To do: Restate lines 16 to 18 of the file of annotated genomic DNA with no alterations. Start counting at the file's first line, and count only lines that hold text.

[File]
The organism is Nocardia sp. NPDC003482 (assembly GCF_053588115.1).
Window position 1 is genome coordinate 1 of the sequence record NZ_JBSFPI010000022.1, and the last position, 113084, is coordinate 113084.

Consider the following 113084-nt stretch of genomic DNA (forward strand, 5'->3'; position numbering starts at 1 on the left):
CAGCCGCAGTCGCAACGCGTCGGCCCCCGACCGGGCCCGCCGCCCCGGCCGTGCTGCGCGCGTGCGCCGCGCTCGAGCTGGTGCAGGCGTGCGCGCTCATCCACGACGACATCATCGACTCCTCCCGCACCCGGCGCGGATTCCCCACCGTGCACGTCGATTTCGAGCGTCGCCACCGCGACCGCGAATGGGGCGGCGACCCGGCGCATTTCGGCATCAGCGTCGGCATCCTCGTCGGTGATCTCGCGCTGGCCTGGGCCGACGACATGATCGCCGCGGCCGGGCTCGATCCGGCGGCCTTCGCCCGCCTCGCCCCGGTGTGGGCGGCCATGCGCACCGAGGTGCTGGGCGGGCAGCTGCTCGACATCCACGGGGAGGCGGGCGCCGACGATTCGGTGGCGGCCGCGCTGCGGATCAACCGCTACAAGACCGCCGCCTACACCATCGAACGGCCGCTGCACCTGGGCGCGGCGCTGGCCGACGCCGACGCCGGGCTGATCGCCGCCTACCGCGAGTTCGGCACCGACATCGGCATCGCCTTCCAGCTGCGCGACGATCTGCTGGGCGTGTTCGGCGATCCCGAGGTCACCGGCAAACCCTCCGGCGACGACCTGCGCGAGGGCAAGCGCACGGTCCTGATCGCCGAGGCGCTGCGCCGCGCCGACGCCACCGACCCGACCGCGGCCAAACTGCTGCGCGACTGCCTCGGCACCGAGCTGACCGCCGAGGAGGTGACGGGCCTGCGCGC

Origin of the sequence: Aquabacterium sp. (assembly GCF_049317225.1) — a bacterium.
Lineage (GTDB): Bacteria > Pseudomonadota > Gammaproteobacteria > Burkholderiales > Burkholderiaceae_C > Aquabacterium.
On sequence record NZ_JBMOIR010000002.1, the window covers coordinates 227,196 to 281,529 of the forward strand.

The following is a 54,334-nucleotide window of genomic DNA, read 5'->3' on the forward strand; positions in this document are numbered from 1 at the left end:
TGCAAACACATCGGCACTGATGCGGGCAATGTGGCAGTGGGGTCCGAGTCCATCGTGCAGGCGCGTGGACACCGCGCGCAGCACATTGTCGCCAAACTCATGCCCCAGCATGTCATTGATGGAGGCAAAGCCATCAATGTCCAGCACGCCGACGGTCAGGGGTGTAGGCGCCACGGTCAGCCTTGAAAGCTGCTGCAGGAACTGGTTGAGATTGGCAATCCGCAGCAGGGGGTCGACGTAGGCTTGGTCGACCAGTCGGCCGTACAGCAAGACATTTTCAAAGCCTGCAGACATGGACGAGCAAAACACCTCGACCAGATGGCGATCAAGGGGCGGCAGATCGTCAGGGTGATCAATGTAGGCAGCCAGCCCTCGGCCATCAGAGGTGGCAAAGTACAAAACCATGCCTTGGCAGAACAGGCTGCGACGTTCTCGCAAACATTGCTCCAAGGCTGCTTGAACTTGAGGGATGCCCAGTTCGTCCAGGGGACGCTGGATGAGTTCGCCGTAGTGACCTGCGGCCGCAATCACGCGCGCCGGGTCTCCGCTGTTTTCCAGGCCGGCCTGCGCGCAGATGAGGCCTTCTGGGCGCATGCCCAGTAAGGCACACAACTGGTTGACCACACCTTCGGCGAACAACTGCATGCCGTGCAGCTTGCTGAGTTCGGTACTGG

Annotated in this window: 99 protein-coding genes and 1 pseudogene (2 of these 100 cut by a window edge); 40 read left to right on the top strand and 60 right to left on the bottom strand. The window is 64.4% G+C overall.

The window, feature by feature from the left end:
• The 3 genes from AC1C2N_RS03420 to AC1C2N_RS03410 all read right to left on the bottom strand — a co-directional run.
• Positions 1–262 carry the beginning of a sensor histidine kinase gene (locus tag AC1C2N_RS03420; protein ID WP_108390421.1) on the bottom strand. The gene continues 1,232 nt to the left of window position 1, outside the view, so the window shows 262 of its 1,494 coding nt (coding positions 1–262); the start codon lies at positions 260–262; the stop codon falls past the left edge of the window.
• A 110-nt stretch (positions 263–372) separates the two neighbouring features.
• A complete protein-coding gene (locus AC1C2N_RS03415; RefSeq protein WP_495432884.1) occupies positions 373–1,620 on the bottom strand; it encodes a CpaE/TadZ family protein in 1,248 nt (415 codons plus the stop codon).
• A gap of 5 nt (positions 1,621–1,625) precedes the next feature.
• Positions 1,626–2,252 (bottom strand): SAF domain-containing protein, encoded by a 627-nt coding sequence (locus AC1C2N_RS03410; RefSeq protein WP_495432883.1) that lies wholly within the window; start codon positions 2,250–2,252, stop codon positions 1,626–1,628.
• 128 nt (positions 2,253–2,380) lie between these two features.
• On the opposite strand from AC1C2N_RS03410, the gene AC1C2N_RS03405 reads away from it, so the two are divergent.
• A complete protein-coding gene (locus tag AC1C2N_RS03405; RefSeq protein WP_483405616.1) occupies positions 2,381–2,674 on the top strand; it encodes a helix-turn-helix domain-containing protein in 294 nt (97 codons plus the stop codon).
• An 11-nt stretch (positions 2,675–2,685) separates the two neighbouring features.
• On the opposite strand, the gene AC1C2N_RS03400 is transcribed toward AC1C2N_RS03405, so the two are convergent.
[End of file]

• A gap of 5 nt (positions 1,621–1,625) precedes the next feature.
• Positions 1,626–2,252 (bottom strand): SAF domain-containing protein, encoded by a 627-nt coding sequence (locus AC1C2N_RS03410; RefSeq protein WP_495432883.1) that lies wholly within the window; start codon positions 2,250–2,252, stop codon positions 1,626–1,628.
• 128 nt (positions 2,253–2,380) lie between these two features.